Commodity futures markets are the latest to take the hits in China as they are simultaneously dealing with a stock market meltdown. The Chinese government is taking measures to ease the falling Shanghai Composite Index, but investors insist on taking as much cash out of the Chinese markets.
A Chinese trader at a private equity firm reportedly told a Bloomberg reporter “people are selling everything in sight to raise cash…some need to cover margin calls in the stock market, and others fear the Chinese economy will be damaged by the crisis.” Most commodities tumbled today, be it silver to sugar…metals (including nickel and silver) on the Shanghai Futures Exchange were down their daily limit…rubber entered a bear market…steel (rebar) and iron ore…eggs…soymeal – all dropped limit down.
Kevin Craney, Director of Managed Futures at RJO Futures in Chicago, shares his view regarding the fundamental assessment of the commodity futures markets by stating, “It seems that commodity markets in China are besieged as collateral damage from their stock market.” Craney added, “Just goes to show you how all markets can be affected when one sector gets hit hard – investors look for other sources for cash now.”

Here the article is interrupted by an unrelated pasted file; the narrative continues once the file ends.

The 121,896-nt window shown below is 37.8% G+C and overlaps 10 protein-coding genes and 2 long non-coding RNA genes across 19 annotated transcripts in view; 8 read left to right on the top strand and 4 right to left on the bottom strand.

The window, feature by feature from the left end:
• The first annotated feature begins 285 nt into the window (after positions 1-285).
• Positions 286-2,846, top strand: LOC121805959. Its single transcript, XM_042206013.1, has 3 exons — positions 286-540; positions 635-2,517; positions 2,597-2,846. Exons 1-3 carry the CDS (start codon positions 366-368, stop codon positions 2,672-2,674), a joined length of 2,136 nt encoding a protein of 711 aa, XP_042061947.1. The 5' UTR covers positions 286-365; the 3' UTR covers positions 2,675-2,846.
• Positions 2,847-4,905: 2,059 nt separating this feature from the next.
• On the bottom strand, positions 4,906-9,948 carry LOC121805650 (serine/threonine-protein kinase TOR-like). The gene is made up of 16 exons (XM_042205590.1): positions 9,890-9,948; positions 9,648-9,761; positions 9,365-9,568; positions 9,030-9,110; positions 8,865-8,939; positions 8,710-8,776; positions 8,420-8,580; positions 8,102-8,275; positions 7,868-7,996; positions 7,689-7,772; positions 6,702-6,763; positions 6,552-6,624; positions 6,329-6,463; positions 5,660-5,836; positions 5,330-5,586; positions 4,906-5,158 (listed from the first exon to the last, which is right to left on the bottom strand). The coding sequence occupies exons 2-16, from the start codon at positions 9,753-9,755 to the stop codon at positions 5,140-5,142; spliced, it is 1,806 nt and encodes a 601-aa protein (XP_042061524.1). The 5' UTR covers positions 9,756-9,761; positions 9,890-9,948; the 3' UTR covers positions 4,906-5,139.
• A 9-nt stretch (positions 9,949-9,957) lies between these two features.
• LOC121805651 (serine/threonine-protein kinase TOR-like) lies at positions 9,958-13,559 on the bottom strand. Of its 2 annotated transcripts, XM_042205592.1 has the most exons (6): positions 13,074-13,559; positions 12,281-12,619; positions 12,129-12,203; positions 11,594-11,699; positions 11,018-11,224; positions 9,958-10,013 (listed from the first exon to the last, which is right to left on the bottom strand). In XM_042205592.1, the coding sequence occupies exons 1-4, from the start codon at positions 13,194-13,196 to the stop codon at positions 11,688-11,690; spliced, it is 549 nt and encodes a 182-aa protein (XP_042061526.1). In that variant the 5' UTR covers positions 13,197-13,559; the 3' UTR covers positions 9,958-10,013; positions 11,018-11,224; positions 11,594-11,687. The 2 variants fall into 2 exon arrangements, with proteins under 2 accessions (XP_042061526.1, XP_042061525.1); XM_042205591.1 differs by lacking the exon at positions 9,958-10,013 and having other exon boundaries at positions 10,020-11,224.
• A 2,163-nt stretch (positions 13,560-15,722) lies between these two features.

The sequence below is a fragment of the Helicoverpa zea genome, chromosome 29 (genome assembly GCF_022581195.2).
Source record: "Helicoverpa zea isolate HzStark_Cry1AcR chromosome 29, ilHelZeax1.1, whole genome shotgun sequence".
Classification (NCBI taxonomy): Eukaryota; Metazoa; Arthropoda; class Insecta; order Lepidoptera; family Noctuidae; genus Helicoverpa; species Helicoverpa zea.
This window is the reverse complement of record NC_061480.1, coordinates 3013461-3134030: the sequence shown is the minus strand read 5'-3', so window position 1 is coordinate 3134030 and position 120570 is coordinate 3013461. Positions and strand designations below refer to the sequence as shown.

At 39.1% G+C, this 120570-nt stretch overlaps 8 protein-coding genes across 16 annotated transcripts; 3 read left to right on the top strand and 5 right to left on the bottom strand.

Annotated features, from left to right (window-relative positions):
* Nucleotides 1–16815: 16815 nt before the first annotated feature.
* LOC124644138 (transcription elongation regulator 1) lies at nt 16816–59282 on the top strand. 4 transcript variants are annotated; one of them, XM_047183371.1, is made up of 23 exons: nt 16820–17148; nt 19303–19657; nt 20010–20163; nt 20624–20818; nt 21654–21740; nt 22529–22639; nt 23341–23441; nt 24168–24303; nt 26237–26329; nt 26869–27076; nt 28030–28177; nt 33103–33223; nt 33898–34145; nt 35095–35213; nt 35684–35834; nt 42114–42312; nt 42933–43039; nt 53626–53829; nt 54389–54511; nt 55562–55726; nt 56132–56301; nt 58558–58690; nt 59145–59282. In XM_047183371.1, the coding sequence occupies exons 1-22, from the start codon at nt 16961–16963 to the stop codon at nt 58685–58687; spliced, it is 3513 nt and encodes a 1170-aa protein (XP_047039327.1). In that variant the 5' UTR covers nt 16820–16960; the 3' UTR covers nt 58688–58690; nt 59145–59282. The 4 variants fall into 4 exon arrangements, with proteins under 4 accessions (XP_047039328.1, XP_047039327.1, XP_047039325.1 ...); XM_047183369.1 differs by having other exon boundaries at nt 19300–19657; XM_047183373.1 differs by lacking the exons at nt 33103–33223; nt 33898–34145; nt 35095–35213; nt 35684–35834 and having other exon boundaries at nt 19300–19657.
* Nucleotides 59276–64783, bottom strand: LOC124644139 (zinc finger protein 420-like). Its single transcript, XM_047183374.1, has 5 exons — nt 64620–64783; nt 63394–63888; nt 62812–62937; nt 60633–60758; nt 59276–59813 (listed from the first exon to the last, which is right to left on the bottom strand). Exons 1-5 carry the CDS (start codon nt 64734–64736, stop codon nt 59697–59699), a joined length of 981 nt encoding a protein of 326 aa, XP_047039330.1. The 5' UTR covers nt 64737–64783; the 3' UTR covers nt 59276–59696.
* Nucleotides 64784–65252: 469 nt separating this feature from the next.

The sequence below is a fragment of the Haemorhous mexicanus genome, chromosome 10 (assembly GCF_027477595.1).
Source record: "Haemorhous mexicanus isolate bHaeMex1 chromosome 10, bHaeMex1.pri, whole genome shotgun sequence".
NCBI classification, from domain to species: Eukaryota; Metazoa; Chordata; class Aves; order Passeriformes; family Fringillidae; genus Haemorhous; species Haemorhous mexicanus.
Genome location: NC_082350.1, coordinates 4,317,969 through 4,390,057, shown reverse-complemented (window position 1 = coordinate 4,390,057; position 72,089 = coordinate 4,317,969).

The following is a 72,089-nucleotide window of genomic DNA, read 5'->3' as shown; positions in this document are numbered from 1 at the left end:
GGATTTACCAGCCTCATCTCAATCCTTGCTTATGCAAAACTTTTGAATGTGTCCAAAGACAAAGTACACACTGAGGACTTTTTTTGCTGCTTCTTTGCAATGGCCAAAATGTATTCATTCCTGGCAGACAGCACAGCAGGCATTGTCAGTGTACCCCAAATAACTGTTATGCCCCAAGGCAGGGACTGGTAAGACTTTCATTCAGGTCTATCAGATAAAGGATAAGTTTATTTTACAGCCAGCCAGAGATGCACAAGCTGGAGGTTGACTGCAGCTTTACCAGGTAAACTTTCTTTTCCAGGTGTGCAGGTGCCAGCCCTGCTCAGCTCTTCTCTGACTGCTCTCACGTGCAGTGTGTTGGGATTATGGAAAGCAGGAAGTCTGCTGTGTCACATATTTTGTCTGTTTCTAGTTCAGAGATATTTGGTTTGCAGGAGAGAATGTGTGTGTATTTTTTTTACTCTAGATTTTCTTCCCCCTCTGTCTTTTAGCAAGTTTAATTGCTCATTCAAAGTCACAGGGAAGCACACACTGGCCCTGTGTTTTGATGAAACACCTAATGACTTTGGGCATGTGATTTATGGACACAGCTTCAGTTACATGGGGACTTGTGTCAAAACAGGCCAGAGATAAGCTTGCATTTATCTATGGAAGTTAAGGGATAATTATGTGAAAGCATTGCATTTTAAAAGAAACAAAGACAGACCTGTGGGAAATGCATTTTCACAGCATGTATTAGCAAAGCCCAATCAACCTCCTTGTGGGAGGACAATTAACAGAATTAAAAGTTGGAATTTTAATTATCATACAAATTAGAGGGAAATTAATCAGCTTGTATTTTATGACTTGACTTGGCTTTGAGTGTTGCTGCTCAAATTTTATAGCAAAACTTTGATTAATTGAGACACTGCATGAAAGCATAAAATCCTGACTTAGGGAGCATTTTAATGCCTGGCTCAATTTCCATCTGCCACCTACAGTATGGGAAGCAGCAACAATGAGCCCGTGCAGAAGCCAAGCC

While circumstances in China appear bleak at this time, the US markets are not showing the signs of the sell-off our Asian counter-parts are experiencing. In fact, the US commodity markets, in general, only have slightly higher volatility than normal but appear to be trending normally.
ALL COMMENTARY IS CONSIDERED OPINION & VIEWS FROM THE AUTHOR AND NOT A SOLICITATION OF ANY SECURITIES. THE RISK OF LOSS IN TRADING COMMODITY INTERESTS CAN BE SUBSTANTIAL. YOU SHOULD THEREFORE CONSIDER WHETHER SUCH TRADING IS SUITABLE FOR YOU IN LIGHT OF YOUR FINANCIAL CONDITION.